Twelve-step recovery has become a prominent tool for people who have struggled with chemical dependency or behavioral addiction. Much of the 12-step method has individuals accepting powerlessness to the disease of addiction and turning themselves over to the higher power of their understanding to derive the strength for long-term abstinence from one’s spirituality. As one gets further into the 12 steps, amends are made with those who have been harmed and those who are finishing working through the steps themselves become ready to help others work through the steps.

A major theme of 12-step recovery involves aligning one’s mentality and spirit with the tenets of recovery. Through the course of recovery, individuals become increasingly aware of the things for which one can be thankful. For instance, non-addicted people tend to have better health than people who abuse substances. Additionally, those who have successfully overcome an addiction regain their independence by finding and maintaining employment and stabilizing one’s financial situation.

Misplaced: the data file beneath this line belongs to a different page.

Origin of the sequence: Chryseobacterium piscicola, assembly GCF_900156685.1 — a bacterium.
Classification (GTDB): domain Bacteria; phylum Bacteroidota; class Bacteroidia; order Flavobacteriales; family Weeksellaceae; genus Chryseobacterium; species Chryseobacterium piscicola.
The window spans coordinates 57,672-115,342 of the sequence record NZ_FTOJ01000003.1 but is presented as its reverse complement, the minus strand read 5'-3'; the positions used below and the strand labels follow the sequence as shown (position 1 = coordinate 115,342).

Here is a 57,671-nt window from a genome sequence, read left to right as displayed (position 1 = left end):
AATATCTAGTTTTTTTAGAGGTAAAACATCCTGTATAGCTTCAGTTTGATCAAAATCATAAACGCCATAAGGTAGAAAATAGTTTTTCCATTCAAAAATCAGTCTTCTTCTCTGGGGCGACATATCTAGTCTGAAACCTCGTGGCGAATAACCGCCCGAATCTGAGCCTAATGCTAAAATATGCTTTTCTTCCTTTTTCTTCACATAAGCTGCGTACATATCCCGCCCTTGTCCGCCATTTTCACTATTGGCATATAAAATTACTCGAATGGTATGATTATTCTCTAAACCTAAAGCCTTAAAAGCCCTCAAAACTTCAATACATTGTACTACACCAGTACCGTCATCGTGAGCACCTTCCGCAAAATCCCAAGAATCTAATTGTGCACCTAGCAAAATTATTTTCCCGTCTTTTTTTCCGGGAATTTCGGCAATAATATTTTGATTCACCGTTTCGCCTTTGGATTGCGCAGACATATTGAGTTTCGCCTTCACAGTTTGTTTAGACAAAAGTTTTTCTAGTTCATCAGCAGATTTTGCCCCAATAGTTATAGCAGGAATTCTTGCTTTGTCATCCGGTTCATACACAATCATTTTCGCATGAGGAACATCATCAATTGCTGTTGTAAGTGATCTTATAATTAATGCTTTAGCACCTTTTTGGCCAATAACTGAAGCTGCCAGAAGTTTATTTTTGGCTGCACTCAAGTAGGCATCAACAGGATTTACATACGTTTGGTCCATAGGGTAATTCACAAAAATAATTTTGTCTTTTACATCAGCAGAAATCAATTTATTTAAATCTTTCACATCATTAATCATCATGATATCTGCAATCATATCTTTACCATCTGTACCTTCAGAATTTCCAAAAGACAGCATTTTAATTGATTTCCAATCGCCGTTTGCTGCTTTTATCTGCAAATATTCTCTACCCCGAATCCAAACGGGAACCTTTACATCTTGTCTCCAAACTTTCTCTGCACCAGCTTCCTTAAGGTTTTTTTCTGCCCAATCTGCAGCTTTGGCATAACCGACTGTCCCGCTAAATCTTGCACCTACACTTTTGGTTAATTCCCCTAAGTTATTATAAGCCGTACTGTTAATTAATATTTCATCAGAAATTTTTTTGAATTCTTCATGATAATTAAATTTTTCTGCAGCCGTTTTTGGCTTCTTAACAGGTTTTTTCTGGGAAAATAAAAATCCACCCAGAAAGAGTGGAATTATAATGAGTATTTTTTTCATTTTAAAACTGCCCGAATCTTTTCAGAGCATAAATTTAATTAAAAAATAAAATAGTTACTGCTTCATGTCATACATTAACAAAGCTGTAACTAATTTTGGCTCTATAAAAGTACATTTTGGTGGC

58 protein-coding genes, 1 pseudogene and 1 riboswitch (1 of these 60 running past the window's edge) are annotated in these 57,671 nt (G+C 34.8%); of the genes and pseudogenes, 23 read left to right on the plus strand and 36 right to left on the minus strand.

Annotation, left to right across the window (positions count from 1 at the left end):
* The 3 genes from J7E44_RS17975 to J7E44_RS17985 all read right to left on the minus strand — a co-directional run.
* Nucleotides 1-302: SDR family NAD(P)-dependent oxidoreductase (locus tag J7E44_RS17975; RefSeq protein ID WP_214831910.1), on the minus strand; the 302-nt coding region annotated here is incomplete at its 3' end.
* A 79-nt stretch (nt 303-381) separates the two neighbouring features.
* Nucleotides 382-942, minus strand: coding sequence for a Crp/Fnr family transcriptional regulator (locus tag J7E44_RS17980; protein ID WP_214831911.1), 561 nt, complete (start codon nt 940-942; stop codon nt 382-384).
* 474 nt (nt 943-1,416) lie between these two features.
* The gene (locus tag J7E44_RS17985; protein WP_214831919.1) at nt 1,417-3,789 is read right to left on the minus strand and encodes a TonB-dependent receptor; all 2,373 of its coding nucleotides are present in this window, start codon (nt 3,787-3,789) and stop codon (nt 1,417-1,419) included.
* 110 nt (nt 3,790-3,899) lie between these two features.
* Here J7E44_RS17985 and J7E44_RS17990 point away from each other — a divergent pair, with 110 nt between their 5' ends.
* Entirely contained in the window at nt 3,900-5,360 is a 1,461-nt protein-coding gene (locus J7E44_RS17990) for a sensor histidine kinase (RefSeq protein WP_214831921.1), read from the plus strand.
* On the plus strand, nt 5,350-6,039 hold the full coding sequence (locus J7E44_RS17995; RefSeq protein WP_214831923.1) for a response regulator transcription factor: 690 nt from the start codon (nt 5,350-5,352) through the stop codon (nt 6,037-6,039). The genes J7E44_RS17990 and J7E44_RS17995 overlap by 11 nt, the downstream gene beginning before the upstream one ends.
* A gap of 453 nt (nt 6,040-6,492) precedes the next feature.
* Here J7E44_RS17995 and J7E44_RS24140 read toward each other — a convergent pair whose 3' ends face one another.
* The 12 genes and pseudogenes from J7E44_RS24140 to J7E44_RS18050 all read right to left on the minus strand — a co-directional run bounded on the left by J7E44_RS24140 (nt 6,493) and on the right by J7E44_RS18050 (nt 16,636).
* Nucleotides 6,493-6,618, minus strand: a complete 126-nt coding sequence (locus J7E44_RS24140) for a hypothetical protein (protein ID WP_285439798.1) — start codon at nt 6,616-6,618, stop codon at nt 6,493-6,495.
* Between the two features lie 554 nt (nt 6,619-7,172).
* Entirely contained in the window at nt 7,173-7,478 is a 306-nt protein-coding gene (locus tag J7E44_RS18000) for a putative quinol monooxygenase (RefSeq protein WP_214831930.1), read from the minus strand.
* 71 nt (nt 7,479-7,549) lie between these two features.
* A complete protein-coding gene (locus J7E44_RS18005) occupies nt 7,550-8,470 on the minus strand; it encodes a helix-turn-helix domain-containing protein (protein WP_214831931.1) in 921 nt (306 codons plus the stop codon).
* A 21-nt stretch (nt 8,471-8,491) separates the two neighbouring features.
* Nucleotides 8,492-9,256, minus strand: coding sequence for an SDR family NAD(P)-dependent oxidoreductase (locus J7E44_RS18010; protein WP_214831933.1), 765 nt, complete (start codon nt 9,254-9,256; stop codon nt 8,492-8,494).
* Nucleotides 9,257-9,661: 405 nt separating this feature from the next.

Recovery also allows individuals to repair relationships that might have been damaged when a person was in active addiction. On a daily basis, those in recovery will notice more and more things about which they can be thankful. As such, it’s not uncommon for one’s recovery treatments to incorporate what is called a gratitude list, which is a list that one writes, containing each of the things for which he or she is thankful.